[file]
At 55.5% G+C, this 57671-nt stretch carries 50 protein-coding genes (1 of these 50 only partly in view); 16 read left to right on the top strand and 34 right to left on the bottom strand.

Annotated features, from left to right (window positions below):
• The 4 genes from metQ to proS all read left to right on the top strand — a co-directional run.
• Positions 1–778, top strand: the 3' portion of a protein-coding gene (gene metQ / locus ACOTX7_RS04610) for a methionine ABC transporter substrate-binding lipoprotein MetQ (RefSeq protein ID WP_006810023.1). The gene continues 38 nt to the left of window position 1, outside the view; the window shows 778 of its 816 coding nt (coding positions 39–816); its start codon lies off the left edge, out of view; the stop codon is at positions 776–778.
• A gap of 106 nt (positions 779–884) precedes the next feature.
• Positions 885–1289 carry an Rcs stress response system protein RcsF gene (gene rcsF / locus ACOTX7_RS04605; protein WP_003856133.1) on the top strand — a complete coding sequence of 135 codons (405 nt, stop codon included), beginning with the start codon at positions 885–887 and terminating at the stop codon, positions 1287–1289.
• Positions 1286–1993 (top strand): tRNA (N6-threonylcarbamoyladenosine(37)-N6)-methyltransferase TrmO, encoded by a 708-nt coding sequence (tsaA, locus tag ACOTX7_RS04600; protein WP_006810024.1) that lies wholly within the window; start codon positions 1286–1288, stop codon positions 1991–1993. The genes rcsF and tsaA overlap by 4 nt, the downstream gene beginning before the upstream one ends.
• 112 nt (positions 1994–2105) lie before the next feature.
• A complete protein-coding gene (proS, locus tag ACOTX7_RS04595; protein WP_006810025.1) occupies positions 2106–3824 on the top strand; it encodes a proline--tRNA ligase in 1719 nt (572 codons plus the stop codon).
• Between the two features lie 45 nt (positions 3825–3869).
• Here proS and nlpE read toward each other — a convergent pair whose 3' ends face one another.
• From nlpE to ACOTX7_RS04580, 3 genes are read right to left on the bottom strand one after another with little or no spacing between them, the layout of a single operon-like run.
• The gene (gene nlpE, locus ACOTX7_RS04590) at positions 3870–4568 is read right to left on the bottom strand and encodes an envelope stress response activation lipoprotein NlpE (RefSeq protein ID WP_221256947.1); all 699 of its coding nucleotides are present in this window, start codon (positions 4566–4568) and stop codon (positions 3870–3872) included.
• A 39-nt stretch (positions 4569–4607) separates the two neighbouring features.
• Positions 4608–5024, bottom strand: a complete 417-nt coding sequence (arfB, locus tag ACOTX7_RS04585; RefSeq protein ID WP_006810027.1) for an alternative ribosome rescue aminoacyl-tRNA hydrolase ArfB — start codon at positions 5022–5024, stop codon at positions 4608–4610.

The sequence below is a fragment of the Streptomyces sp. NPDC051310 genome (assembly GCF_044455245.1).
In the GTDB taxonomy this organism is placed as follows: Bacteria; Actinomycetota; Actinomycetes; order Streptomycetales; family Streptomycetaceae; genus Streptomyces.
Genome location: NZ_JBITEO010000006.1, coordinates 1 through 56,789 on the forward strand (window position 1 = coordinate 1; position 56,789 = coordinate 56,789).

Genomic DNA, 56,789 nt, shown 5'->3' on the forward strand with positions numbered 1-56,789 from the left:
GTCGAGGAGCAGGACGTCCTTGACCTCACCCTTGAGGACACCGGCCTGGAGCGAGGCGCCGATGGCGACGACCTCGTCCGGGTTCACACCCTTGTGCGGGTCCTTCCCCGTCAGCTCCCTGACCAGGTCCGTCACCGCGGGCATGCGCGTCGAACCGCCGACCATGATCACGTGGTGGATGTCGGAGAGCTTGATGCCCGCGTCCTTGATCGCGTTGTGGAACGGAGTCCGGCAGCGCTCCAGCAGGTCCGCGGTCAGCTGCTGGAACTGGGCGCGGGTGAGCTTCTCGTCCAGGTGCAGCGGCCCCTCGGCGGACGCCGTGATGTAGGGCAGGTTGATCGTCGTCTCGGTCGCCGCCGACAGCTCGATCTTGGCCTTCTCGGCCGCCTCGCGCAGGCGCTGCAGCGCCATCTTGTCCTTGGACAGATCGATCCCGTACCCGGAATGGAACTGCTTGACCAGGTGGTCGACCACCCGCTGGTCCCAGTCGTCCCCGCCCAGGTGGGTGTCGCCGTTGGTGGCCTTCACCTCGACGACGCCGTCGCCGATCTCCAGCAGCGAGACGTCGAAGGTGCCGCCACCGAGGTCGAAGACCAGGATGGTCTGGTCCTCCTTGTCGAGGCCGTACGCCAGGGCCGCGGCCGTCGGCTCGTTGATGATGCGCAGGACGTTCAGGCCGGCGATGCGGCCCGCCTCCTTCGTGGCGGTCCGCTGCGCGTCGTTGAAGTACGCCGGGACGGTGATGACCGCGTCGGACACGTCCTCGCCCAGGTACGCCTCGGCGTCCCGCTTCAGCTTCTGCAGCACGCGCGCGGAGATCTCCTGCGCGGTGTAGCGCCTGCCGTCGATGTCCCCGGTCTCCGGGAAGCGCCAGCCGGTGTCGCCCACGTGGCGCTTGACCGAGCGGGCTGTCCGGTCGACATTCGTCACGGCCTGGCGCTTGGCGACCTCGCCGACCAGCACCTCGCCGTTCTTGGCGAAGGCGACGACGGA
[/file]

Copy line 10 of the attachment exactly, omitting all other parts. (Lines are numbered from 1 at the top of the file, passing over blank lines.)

• Between the two features lie 45 nt (positions 3825–3869).